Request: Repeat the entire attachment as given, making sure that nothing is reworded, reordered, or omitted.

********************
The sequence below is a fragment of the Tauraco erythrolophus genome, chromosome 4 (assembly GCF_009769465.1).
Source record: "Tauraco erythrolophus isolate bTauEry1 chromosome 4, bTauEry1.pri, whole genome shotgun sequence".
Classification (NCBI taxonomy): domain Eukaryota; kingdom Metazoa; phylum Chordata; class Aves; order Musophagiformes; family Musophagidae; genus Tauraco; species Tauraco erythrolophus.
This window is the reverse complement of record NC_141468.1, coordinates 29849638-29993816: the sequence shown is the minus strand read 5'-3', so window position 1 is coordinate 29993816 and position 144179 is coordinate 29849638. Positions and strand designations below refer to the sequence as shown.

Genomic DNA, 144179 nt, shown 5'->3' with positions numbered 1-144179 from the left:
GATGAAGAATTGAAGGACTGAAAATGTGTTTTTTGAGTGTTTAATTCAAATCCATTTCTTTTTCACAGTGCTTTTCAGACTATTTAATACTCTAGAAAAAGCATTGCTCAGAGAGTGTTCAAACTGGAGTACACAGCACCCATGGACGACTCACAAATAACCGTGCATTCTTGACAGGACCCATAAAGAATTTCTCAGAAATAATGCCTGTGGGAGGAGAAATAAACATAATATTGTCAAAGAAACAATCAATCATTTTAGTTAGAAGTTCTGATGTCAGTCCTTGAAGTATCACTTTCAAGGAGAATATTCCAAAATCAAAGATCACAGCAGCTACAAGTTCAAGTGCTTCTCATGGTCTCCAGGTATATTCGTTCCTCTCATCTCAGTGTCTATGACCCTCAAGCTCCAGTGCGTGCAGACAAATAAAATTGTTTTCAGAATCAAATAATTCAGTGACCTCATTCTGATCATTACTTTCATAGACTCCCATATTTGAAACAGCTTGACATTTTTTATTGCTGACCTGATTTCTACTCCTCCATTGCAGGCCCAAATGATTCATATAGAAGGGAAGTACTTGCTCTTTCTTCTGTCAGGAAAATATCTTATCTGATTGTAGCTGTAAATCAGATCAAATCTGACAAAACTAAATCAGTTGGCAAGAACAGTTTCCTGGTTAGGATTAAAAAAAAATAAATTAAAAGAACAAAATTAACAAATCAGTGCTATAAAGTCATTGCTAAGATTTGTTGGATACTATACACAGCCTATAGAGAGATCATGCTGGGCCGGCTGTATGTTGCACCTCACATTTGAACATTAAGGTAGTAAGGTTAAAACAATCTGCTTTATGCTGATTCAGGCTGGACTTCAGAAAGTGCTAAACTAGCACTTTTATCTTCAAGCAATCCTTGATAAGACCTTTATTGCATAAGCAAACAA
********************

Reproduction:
The sequence below is a fragment of the Tauraco erythrolophus genome, chromosome 4 (assembly GCF_009769465.1).
Source record: "Tauraco erythrolophus isolate bTauEry1 chromosome 4, bTauEry1.pri, whole genome shotgun sequence".
Classification (NCBI taxonomy): domain Eukaryota; kingdom Metazoa; phylum Chordata; class Aves; order Musophagiformes; family Musophagidae; genus Tauraco; species Tauraco erythrolophus.
This window is the reverse complement of record NC_141468.1, coordinates 29849638-29993816: the sequence shown is the minus strand read 5'-3', so window position 1 is coordinate 29993816 and position 144179 is coordinate 29849638. Positions and strand designations below refer to the sequence as shown.

Genomic DNA, 144179 nt, shown 5'->3' with positions numbered 1-144179 from the left:
GATGAAGAATTGAAGGACTGAAAATGTGTTTTTTGAGTGTTTAATTCAAATCCATTTCTTTTTCACAGTGCTTTTCAGACTATTTAATACTCTAGAAAAAGCATTGCTCAGAGAGTGTTCAAACTGGAGTACACAGCACCCATGGACGACTCACAAATAACCGTGCATTCTTGACAGGACCCATAAAGAATTTCTCAGAAATAATGCCTGTGGGAGGAGAAATAAACATAATATTGTCAAAGAAACAATCAATCATTTTAGTTAGAAGTTCTGATGTCAGTCCTTGAAGTATCACTTTCAAGGAGAATATTCCAAAATCAAAGATCACAGCAGCTACAAGTTCAAGTGCTTCTCATGGTCTCCAGGTATATTCGTTCCTCTCATCTCAGTGTCTATGACCCTCAAGCTCCAGTGCGTGCAGACAAATAAAATTGTTTTCAGAATCAAATAATTCAGTGACCTCATTCTGATCATTACTTTCATAGACTCCCATATTTGAAACAGCTTGACATTTTTTATTGCTGACCTGATTTCTACTCCTCCATTGCAGGCCCAAATGATTCATATAGAAGGGAAGTACTTGCTCTTTCTTCTGTCAGGAAAATATCTTATCTGATTGTAGCTGTAAATCAGATCAAATCTGACAAAACTAAATCAGTTGGCAAGAACAGTTTCCTGGTTAGGATTAAAAAAAAATAAATTAAAAGAACAAAATTAACAAATCAGTGCTATAAAGTCATTGCTAAGATTTGTTGGATACTATACACAGCCTATAGAGAGATCATGCTGGGCCGGCTGTATGTTGCACCTCACATTTGAACATTAAGGTAGTAAGGTTAAAACAATCTGCTTTATGCTGATTCAGGCTGGACTTCAGAAAGTGCTAAACTAGCACTTTTATCTTCAAGCAATCCTTGATAAGACCTTTATTGCATAAGCAAACAA